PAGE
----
Over the past few weeks, at least eight women have been attacked in Isfahan, Iran by men on motorcycles who splashed them with acid. In response, more than 2,000 Iranians in the city came out to protest yesterday, denouncing Islamic extremism and calling on the authorities to end the attacks. Read More
I used to think that if I was going to be a Serious Feminist, I would have to give up my eyeliner and outfits. It wasn’t until years later that I would come to realize exactly how misogynist that was, how deeply the devaluation of the artistic elements of fashion is actually due to its proximity to the feminine. In an effort to further the dialogue on fashion, adornment, and feminism, I’m doing a series of interviews with feminist designers and artists that create beautiful things to wear. Check out our previous installments here!
When I first saw Jaime Balbuena’s Bandida line, I legit hollered in excitement. Bandida celebrates rebellious Latinas with a solid “don’t fuck with me” vibe. It challenges ideas about Latinas while celebrating Latina femininity. It’s feminism through a bi-cultural and multi-ethnic lens. From t-shirts and crop tops celebrating cholas as icons of both fashion and resistance to Carmen Miranda giving the middle finger (we’re fond of ladies giving the middle finger around here), it was love at first sight. Read More »
Meet NYC’s first and only trans woman firefighter.
“Plastic surgery is fake. So is the Hollywood fantasy where women over 40 just don’t exist.”
The New Yorker profiles the president of the anti-choice group the Susan B. Anthony List.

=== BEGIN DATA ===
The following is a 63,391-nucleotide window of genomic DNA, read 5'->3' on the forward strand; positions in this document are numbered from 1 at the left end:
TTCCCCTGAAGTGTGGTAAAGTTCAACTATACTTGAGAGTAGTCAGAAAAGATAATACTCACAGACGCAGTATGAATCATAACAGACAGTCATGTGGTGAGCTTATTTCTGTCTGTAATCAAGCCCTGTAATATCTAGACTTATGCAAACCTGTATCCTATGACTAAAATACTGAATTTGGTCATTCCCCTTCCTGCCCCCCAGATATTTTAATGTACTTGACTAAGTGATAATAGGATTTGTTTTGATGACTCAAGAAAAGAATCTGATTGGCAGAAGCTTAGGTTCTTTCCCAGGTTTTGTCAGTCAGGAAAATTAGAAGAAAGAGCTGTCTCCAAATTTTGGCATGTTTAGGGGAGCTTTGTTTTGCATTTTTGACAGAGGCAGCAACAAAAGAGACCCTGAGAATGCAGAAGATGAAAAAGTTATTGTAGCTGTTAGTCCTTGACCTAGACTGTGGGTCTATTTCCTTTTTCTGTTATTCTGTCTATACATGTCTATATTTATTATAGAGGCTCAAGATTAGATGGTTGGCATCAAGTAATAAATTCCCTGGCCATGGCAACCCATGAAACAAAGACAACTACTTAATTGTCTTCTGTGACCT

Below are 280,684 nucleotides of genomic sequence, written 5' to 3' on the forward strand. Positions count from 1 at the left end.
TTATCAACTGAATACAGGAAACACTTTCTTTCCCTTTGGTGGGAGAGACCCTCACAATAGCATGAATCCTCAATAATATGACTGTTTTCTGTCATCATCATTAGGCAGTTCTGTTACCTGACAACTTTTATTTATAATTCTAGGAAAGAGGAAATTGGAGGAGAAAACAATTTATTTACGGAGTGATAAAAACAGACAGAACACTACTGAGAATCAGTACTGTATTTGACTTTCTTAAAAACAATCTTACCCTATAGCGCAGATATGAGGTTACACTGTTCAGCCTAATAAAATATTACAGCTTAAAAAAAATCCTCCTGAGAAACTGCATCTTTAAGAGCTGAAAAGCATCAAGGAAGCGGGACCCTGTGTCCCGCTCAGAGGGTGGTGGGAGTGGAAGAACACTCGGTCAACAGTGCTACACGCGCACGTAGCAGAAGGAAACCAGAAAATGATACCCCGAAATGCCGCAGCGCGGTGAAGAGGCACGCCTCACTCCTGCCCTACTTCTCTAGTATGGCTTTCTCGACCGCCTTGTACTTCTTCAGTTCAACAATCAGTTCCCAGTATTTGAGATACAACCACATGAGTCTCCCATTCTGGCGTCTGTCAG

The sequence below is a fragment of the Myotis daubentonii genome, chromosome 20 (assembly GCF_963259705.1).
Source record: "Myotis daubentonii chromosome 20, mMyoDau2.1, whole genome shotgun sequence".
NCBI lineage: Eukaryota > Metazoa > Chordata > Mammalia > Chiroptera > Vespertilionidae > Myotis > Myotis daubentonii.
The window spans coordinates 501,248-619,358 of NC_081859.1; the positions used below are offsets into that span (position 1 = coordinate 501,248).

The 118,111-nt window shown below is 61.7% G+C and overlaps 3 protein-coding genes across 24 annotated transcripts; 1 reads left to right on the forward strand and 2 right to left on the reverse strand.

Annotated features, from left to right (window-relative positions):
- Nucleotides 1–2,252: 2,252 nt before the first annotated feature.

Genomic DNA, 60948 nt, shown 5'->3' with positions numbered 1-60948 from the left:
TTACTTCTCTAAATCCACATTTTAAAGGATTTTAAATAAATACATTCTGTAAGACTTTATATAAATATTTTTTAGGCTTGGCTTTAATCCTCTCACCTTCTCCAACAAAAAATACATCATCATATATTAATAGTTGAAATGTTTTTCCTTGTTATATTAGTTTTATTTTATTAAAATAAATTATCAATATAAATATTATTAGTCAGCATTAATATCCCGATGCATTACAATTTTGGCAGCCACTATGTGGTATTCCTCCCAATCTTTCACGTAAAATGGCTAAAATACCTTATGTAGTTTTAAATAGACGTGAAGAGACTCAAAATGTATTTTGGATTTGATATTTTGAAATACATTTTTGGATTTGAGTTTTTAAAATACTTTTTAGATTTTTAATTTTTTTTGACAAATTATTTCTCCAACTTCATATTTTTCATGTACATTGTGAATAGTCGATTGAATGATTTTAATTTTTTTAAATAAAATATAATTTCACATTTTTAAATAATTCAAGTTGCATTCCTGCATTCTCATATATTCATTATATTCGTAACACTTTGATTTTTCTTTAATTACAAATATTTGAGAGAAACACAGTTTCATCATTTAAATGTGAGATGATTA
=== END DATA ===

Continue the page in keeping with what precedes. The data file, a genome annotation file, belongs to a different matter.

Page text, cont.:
7 female CEOs who inspire us all to be cogs in the capitalist machine.
Black female journalist Rebecca Carroll on deciding to quit mainstream journalism.
Reminder if you’re sharing that viral “F-Bombs for Feminism” video: FCKH8 is a t-shirt company ”using girls as a means to a commercial end.”
But once upon a time–a time not so long ago since computers are still relatively young themselves–that wasn’t the case. Read More »
One Australian state is considering legislation that would allow police to wear body mounted cameras when entering domestic violence scenes, and allowing for the use of the recordings they collect in court proceedings.
New South Wales – the most populous state in the nation – is the first to consider this kind of legislation, under which, “video statements from the victim, taken at the scene, and powerful video footage taken in the immediate aftermath of domestic violence incidents, will be used as evidence in court cases.” Read More »